- The rape occurred in a parking lot
- Assaults by U.S. servicemen are a hot-button issue in Japan
- Many in Okinawa object to the presence of the U.S. base
A Japanese court Friday sentenced two American servicemen to prison for a rape committed last year while they were on duty at a U.S. military base in Okinawa.
The Naha District Court handed down a sentence of 10 years to Navy Seaman Christopher Daniel Browning and nine years to Petty Officer Skyler A Dozierwalker for raping a Japanese woman after attacking her in a parking lot.
The rape occurred in October 2012.
At the time, both men were visiting from Naval Air Station Joint Reserve Base Fort Worth in Texas.
After their arrests, Lt. Gen. Salvatore Angelella, commander of U.S. forces in Japan, put troops at Okinawa's Kadena Air Base on a curfew and apologized to the victim.
The curfew restricts military personnel to the base, a personal home or hotel between 11 p.m. and 5 a.m.
The incident has prompted a women's group in Okinawa to call for more restrictions on what U.S. military personnel can do when they are off-base.
Violent crimes, especially rapes, by U.S. troops in Japan have divided the two countries for decades.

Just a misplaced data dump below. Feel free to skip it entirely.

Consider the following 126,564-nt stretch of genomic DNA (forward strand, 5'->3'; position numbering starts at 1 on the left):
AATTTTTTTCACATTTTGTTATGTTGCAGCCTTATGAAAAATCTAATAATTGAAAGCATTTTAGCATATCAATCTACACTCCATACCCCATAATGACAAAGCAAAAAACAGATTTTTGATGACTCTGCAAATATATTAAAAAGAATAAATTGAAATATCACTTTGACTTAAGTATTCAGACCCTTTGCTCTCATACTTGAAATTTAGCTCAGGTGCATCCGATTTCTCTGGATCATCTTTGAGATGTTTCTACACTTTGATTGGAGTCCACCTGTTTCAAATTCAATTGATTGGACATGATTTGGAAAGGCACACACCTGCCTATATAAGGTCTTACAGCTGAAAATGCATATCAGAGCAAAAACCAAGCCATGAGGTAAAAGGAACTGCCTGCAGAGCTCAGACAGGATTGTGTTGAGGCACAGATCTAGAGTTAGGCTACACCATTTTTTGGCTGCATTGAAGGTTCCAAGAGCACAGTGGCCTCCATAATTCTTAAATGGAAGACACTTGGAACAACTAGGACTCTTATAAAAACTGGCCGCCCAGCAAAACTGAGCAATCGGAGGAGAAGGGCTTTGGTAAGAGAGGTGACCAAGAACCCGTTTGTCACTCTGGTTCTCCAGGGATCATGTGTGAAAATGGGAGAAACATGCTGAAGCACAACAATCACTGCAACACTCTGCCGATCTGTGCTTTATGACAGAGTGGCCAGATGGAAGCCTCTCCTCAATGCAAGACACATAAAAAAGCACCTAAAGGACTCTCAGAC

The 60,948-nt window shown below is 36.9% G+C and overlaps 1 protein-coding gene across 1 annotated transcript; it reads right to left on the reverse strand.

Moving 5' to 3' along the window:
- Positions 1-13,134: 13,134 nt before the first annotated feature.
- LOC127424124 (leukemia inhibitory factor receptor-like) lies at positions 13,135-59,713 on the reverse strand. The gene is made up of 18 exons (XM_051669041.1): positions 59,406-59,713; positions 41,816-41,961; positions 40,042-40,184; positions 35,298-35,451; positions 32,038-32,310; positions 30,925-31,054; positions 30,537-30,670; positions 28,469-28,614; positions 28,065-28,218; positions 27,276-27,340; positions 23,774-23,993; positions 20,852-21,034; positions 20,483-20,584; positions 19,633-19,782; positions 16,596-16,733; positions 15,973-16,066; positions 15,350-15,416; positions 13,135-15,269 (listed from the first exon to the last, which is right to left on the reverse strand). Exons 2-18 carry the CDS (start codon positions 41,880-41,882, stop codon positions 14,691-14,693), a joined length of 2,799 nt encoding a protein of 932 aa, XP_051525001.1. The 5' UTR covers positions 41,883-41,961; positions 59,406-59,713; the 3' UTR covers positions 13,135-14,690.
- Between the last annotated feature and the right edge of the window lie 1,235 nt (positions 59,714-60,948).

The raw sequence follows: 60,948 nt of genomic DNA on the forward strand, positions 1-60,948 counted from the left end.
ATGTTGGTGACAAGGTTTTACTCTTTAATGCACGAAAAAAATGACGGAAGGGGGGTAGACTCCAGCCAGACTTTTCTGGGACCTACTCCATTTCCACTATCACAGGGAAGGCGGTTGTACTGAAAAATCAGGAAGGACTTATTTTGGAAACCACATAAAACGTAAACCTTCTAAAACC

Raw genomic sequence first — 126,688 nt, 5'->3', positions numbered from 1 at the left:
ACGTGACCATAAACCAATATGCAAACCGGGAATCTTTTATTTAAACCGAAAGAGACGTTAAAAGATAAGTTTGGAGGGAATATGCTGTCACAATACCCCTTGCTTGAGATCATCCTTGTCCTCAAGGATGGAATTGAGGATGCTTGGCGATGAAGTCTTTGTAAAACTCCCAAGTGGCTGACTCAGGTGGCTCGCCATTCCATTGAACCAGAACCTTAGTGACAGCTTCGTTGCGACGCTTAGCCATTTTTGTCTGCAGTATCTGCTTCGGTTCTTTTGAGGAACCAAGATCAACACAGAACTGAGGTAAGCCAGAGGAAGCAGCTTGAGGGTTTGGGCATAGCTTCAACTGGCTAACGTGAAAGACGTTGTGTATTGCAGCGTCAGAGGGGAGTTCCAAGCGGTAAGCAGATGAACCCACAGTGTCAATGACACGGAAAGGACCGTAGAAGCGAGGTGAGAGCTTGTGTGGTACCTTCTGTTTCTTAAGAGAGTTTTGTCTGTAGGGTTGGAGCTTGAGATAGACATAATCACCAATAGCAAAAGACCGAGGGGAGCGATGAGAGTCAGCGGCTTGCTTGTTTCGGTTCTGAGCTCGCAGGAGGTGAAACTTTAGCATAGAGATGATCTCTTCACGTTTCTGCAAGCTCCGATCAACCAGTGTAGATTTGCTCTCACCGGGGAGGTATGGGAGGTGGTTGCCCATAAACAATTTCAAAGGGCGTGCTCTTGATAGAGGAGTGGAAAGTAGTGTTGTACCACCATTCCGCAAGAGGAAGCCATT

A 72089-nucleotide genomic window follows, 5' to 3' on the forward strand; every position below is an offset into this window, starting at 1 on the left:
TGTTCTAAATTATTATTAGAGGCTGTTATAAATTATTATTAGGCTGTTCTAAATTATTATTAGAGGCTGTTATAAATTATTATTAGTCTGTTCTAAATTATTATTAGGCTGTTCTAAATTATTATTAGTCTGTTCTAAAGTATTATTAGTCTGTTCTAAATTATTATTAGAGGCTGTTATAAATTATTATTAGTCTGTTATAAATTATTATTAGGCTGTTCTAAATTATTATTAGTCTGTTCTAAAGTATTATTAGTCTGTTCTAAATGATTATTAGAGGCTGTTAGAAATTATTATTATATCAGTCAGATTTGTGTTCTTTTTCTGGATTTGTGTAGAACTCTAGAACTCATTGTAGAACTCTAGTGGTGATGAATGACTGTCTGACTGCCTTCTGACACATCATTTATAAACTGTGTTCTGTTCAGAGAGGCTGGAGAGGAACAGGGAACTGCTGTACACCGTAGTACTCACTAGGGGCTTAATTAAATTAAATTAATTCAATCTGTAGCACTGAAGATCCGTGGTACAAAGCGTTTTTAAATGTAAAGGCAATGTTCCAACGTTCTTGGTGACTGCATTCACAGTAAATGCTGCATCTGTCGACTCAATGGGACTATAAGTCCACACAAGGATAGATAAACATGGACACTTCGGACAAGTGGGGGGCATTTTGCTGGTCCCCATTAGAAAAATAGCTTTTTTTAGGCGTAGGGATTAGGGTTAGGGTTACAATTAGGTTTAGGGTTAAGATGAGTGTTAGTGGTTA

The issue came to a peak in 1995 when a sailor and two Marines -- both American -- were convicted of raping a 12-year-old girl.
Tens of thousands of Okinawans took to the streets at the time, demanding that the United States leave the island south of Japan's main islands.
In that case, the U.S. military at first declined to turn over the suspects to Japanese authorities. But in the most recent case, the suspects were in Japanese custody almost immediately.
The alleged attack took place two months after a U.S. Marine was arrested, accused of assaulting and molesting a woman in Naha, the capital of Okinawa.
Relations between the U.S. military and Okinawans have already been stressed over the U.S. Marine Corps' deployment of MV-22 Osprey tilt-rotor aircraft to a base on the island. Some residents are concerned because the Osprey has had a reputation for crashing.
The Okinawan community has long been against the presence of the U.S. military, which has announced that thousands of Marines will be moved to a base in Guam.